decade of easy money got people drunk with easy gains.

A whopping eight Fed interest rate increases this past year have created a quick sobering up that’s leaving investors and consumers woozy.

We saw crypto exchanges implode last year.

In just the past week, we witnessed the 2nd and 3rd largest bank failures in US history. The government scrambled to block any contagion.

To quell inflation, the Fed wanted to raise rates until things broke. Things broke. Expect more banks to fail soon.

Mid-March’s inflation reading came in at a still-too-high 6%.

If the Fed raises rates, banks break. If they don’t, inflation could run roughshod over America.

Fed Chair Jerome Powell’s life is becoming more complicated than a Christmas with divorced parents. Interestingly, they’ll announce their next rate decision on March 22nd.

Until then, over-analyzers might try to monitor Powell’s sleeping patterns. Goldman Sachs now expects no rate increase.

The captain has turned on the seatbelt sign, because the stock, bond, and crypto markets will keep responding turbulently.

You and I have a smoother flight itinerary.

That’s because real estate prices and rents barely feel the bumps. But mortgage rates do—they’re correlated with bonds.

Bond investing is about as exciting sitting in middle seat 36B. Just looking at the word “bond” makes me want to take a nap.

But explaining their importance to real estate investors is easier than explaining TikTok to my grandparents.

Just like real estate, the cheaper you buy, the higher your percent return.

When there’s heightened uncertainty like this, it pushes investors into the safety of bonds. That demand pushes up bond prices.

Bond prices and yields have an inverse relationship. Higher bond prices mean lower bond yields. Mortgage rates track bond yields.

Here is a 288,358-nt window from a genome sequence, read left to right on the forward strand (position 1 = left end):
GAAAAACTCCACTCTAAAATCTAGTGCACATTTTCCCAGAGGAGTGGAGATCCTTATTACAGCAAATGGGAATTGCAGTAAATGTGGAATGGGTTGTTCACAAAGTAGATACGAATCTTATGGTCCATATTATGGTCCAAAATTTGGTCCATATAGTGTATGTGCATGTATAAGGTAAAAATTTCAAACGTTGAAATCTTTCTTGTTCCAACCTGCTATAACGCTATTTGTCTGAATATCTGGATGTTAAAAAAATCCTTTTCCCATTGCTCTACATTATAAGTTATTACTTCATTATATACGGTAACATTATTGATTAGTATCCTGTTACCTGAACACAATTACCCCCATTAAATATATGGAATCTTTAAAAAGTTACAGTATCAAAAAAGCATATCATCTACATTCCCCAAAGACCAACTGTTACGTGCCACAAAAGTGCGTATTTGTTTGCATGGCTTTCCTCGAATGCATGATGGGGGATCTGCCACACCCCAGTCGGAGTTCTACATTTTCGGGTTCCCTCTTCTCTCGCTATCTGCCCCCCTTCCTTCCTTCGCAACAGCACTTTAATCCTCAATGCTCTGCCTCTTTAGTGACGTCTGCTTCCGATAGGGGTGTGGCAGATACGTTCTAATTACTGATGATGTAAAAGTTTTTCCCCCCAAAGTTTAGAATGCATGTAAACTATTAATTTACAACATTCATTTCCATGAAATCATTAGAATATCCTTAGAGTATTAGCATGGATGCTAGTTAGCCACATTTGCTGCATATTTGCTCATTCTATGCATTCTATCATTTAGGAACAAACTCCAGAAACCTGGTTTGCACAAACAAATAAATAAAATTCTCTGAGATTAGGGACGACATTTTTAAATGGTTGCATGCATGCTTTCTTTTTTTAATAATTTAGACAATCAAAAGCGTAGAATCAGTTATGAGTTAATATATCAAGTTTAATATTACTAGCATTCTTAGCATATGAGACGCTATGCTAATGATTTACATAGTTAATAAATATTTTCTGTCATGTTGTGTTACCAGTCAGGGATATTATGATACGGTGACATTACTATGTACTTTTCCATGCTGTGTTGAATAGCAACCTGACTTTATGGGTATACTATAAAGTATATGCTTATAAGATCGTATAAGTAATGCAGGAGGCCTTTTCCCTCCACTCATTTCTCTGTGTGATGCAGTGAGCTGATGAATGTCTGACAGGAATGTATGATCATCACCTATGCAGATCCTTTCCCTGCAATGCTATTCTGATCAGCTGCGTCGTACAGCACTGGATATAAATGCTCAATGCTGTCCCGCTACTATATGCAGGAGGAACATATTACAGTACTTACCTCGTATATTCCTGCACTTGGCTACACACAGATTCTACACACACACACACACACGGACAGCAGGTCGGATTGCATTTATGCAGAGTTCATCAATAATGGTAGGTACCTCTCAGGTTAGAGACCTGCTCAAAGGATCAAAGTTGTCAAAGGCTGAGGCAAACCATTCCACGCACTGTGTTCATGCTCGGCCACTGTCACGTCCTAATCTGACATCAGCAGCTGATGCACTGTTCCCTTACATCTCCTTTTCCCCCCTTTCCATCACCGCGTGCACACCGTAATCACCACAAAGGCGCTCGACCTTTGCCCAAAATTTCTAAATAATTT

That’s why spooked investors who rushed into bonds made their yields fall off a cliff this past week. It took 30-year mortgage rates with them, tumbling from 7.05% to 6.55%.

Here’s the perspective you won’t get from CNBC…

Bank failures won’t faze you like they do Wall Street investors. We build wealth by strategically borrowing money from banks, not parking it inside banks.


You heard it on this week’s podcast: When’s the Housing Crash?

In the video below, you’ll learn more because you get to watch us show you charts, graphs, and maps about: plummeting sales volume, the future direction of home prices and interest rates, delinquencies and foreclosures, and lots more.

Housing intelligence analyst Rick Sharga joins me for our 2023-2024 Housing Forecast discussion. Grab a nice drink and settle in:


Thought getting your money to work for you creates wealth? It doesn’t! That’s a myth. My one-hour investing video course is now 100% free: Real Estate Pays 5 Ways. For a limited time, you can learn how wealth is really created, here.

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